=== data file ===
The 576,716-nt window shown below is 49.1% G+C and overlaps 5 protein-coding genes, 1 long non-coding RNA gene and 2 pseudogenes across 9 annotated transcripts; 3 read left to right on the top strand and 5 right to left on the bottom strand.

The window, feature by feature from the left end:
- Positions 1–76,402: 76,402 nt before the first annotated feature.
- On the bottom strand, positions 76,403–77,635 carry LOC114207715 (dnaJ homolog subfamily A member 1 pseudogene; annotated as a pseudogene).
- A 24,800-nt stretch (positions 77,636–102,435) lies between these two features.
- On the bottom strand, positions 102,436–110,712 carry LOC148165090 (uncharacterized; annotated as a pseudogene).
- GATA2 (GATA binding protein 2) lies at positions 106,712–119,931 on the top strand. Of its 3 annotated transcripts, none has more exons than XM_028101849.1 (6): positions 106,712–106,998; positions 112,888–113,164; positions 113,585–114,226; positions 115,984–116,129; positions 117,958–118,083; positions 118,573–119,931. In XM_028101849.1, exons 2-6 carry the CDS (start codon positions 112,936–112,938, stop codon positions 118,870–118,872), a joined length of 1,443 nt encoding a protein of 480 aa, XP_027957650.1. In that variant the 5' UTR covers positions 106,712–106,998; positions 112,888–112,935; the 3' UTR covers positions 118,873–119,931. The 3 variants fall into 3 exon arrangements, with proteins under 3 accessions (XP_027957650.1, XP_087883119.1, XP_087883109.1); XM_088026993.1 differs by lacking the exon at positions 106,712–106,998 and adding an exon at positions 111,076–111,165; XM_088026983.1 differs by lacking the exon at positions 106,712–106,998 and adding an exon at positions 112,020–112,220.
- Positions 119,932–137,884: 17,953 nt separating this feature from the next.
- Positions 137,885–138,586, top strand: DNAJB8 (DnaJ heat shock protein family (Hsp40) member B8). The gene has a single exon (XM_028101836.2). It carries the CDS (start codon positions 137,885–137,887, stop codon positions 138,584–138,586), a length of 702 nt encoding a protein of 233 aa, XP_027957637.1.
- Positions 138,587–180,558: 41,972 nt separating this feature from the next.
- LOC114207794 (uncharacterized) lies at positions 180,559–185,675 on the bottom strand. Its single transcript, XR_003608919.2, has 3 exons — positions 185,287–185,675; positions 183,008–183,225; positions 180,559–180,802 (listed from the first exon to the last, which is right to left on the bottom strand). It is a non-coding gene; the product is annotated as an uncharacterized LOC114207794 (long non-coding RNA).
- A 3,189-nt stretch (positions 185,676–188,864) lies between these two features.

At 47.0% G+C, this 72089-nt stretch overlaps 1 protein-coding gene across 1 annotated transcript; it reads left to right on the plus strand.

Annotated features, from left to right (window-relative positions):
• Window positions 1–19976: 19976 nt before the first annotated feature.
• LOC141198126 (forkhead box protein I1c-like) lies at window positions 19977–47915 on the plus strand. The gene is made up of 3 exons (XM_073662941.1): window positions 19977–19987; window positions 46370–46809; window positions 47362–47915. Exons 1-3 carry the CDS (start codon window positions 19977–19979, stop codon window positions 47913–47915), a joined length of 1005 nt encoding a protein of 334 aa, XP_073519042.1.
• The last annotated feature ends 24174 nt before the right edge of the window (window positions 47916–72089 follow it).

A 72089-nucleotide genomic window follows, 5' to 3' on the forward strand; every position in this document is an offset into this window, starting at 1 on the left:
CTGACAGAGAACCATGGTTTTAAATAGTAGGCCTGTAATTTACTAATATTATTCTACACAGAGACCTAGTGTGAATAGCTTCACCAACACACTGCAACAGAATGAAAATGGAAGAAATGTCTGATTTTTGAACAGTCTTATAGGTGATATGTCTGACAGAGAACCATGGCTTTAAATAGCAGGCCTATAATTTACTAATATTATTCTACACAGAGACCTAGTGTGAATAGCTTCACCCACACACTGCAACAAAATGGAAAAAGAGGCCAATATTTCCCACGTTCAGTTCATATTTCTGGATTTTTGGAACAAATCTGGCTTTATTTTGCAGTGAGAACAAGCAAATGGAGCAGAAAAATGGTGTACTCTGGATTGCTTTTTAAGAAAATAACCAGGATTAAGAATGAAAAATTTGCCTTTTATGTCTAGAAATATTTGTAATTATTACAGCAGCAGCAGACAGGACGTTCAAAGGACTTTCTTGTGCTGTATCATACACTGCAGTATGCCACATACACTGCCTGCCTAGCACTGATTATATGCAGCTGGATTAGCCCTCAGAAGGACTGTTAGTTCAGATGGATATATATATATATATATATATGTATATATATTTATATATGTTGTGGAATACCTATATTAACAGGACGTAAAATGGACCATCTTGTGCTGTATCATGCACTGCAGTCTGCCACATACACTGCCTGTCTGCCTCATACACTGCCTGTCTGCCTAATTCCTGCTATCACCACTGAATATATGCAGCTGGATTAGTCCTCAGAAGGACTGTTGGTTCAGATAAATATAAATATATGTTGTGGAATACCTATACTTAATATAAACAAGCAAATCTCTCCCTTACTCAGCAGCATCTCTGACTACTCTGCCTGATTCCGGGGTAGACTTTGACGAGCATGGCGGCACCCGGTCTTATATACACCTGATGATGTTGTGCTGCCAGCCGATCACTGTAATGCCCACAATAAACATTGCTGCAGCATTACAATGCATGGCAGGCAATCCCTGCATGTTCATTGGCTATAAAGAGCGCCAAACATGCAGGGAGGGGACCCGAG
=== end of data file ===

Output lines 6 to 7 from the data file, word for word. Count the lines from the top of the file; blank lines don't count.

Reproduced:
- On the bottom strand, positions 102,436–110,712 carry LOC148165090 (uncharacterized; annotated as a pseudogene).
- GATA2 (GATA binding protein 2) lies at positions 106,712–119,931 on the top strand. Of its 3 annotated transcripts, none has more exons than XM_028101849.1 (6): positions 106,712–106,998; positions 112,888–113,164; positions 113,585–114,226; positions 115,984–116,129; positions 117,958–118,083; positions 118,573–119,931. In XM_028101849.1, exons 2-6 carry the CDS (start codon positions 112,936–112,938, stop codon positions 118,870–118,872), a joined length of 1,443 nt encoding a protein of 480 aa, XP_027957650.1. In that variant the 5' UTR covers positions 106,712–106,998; positions 112,888–112,935; the 3' UTR covers positions 118,873–119,931. The 3 variants fall into 3 exon arrangements, with proteins under 3 accessions (XP_027957650.1, XP_087883119.1, XP_087883109.1); XM_088026993.1 differs by lacking the exon at positions 106,712–106,998 and adding an exon at positions 111,076–111,165; XM_088026983.1 differs by lacking the exon at positions 106,712–106,998 and adding an exon at positions 112,020–112,220.